Yes, I know, I’ve been spoiled.

It would be so easy to fall back on my 5 minute meals but the days of fending for myself are over!  When our toddler, Ike, was exclusively nursing. I discovered he had food intolerances (eggs, wheat, dairy, nuts) and had to completely change my diet. Thankfully his sensitivities are milder and I only have to refrain from nuts but cooking for him requires creativity. I’m learning how to cook a variety of healthy gluten/egg/dairy/nut free meals; thankfully he likes fruits and vegetables and isn’t the pickiest eater.

Last night I made some rice noodles for us. He likes to eat them plain but I wanted to put something on top of mine. We didn’t have any sauce (husband makes his from scratch) so I decided to wilt some spinach in a little olive oil and garlic to put on my noodles. As I was preparing to throw the spinach in the pan I noticed the 2 lbs of roma tomatoes from our farm share box. I thought they might be good with the spinach so I chopped up two and threw them into the cast iron skillet with the spinach, oil and garlic. I let it simmer while the noodles cooked and about 15 minutes after I started preheating my pans, dinner was done!

I held Ike while I pulled the noodles out of the pan and he pointed to them and said, “NOO! NOO!” The kid LOVES his NOOdles. He is usually super happy with his plain noodles (sometimes I add broccoli and ham) but this time he kept pointing at my plate. I gave him a small bite of my noodles with spinach and tomatoes and he ate it. His reaction was nearly instantaneous; he nodded his head and said, “mmm, mmm” while smacking his lips. I had to stir his noodles in with mine and feed him off of my plate to keep him happy. It was gratifying to feed him something nutritious and easy. Cleaning was a cinch since it was one cast iron skillet, one pot, one cutting board, a knife, plate, bowl and 2 forks.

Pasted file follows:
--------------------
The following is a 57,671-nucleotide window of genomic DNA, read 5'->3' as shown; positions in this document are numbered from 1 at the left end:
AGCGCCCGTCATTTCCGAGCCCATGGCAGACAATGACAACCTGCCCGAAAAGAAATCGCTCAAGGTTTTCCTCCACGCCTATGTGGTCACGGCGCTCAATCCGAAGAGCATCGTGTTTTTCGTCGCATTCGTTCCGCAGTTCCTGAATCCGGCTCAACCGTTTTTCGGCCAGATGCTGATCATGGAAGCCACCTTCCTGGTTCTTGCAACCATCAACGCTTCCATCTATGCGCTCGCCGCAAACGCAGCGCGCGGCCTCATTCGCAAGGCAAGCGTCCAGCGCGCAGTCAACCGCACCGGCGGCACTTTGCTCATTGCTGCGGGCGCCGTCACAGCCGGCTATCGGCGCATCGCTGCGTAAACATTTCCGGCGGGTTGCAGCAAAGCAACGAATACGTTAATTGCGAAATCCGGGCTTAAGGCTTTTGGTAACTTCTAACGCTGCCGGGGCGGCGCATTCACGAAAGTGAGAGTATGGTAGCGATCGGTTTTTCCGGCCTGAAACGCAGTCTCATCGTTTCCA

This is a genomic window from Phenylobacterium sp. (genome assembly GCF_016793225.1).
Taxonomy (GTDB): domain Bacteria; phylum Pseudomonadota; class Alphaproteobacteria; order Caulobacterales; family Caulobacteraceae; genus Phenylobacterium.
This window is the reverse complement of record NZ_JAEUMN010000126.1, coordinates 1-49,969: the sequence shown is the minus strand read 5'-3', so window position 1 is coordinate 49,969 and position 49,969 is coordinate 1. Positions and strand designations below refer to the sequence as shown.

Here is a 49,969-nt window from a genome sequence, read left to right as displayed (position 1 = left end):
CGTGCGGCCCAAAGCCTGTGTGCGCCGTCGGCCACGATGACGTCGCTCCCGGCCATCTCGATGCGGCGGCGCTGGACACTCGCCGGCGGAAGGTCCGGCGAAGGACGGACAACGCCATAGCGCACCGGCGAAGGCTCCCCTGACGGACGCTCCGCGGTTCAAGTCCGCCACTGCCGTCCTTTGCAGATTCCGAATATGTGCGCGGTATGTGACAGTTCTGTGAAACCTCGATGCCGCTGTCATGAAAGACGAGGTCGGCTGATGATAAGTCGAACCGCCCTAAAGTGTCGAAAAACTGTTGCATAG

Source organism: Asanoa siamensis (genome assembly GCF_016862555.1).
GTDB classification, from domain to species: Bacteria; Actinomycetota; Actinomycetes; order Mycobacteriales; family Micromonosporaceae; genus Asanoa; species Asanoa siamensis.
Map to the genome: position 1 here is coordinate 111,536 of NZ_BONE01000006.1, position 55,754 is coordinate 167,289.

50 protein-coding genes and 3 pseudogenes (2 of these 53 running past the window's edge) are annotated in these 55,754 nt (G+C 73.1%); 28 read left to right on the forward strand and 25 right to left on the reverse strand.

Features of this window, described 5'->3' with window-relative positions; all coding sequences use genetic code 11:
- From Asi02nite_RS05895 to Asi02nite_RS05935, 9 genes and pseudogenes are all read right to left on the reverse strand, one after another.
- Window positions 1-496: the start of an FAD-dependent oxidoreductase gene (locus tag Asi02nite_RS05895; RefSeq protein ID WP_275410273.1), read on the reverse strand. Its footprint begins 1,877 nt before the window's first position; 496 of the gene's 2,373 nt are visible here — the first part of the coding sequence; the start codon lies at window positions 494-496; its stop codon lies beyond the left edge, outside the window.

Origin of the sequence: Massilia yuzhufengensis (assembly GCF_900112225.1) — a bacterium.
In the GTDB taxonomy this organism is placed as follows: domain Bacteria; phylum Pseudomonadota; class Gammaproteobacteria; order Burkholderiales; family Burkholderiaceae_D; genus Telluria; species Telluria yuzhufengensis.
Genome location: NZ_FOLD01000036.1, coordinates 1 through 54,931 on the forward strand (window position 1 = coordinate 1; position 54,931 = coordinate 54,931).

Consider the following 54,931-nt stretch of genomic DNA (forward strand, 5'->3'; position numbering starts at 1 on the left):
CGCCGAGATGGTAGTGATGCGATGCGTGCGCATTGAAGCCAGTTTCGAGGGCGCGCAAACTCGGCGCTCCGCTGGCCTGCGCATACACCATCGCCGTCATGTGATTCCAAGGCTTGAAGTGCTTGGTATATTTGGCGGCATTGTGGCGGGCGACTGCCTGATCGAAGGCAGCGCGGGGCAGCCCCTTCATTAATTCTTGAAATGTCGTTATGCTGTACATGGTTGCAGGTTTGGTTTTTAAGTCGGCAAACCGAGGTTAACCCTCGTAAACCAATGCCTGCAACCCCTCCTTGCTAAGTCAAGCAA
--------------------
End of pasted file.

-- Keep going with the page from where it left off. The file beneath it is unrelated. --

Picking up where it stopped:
The main problem I have now? We ate all the “noo” and have to stock up before we can make this again.


Filed under the reluctant chef

well, finally

After toying with the idea of blogging for some time and then deciding that I would ACTUALLY jump in, it seems that I finally got my act together. Procrastination + toddler + husband who nixed all the blog names = taking a whole month to get this thing up and running. Sheesh.

I have a couple different posts rattling in my brain but they require me finishing one project and starting and finishing another. The project to finish is my sushi skirt. Eventually I will add the link here when it is up. I’ve been working on this skirt since the latter part of 2011 and I am ALMOST done. All I have left is to hem both the outer and inner skirt. Since my birthday is less than a month away and I have VOWED to be finished by then, I’m starting to feel the pressure. Maybe during the Super Bowl . . .

The other post will be categorized under Accidental Girl Mechanic and will chronicle my attempt to fix our second car (aka my inheritance). There is a short or something that is draining the car battery when the motor is off. Thankfully, I’m able to carpool or walk to the free light rail so having a second car hasn’t been a huge priority but, especially since spring is nearish, I would love to be able to run errands in my 1953 Ford Tudor.

And now, being Sunday, I have laundry to finish and should probably get on that while my toddler still naps.